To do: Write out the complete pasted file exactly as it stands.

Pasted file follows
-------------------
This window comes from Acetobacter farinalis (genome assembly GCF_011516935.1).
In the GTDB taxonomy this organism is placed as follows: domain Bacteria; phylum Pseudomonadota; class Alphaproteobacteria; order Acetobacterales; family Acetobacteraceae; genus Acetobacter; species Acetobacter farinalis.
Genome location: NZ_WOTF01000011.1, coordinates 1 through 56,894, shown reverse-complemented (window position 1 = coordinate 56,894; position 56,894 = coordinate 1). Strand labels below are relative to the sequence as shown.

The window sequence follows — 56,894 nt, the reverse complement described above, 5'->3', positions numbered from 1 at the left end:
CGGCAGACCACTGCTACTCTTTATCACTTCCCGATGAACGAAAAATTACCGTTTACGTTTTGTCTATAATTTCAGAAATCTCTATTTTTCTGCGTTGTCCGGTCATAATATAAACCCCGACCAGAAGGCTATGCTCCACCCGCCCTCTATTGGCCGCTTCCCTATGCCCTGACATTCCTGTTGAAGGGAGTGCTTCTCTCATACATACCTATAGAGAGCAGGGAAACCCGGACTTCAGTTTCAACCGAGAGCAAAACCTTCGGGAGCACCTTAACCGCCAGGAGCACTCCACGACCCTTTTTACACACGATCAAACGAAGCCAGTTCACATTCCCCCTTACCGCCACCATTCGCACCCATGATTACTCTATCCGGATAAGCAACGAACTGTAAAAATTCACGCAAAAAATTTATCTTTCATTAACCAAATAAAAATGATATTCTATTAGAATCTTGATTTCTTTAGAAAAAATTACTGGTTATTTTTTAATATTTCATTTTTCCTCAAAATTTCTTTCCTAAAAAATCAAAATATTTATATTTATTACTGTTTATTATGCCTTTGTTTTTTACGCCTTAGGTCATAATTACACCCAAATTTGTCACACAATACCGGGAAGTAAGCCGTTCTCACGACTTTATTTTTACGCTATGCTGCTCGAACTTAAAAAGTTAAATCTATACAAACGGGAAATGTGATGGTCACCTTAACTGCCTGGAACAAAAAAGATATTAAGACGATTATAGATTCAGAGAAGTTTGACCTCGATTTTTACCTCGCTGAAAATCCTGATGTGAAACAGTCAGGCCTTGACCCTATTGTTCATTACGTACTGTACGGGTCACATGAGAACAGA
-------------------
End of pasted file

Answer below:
This window comes from Acetobacter farinalis (genome assembly GCF_011516935.1).
In the GTDB taxonomy this organism is placed as follows: domain Bacteria; phylum Pseudomonadota; class Alphaproteobacteria; order Acetobacterales; family Acetobacteraceae; genus Acetobacter; species Acetobacter farinalis.
Genome location: NZ_WOTF01000011.1, coordinates 1 through 56,894, shown reverse-complemented (window position 1 = coordinate 56,894; position 56,894 = coordinate 1). Strand labels below are relative to the sequence as shown.

The window sequence follows — 56,894 nt, the reverse complement described above, 5'->3', positions numbered from 1 at the left end:
CGGCAGACCACTGCTACTCTTTATCACTTCCCGATGAACGAAAAATTACCGTTTACGTTTTGTCTATAATTTCAGAAATCTCTATTTTTCTGCGTTGTCCGGTCATAATATAAACCCCGACCAGAAGGCTATGCTCCACCCGCCCTCTATTGGCCGCTTCCCTATGCCCTGACATTCCTGTTGAAGGGAGTGCTTCTCTCATACATACCTATAGAGAGCAGGGAAACCCGGACTTCAGTTTCAACCGAGAGCAAAACCTTCGGGAGCACCTTAACCGCCAGGAGCACTCCACGACCCTTTTTACACACGATCAAACGAAGCCAGTTCACATTCCCCCTTACCGCCACCATTCGCACCCATGATTACTCTATCCGGATAAGCAACGAACTGTAAAAATTCACGCAAAAAATTTATCTTTCATTAACCAAATAAAAATGATATTCTATTAGAATCTTGATTTCTTTAGAAAAAATTACTGGTTATTTTTTAATATTTCATTTTTCCTCAAAATTTCTTTCCTAAAAAATCAAAATATTTATATTTATTACTGTTTATTATGCCTTTGTTTTTTACGCCTTAGGTCATAATTACACCCAAATTTGTCACACAATACCGGGAAGTAAGCCGTTCTCACGACTTTATTTTTACGCTATGCTGCTCGAACTTAAAAAGTTAAATCTATACAAACGGGAAATGTGATGGTCACCTTAACTGCCTGGAACAAAAAAGATATTAAGACGATTATAGATTCAGAGAAGTTTGACCTCGATTTTTACCTCGCTGAAAATCCTGATGTGAAACAGTCAGGCCTTGACCCTATTGTTCATTACGTACTGTACGGGTCACATGAGAACAGA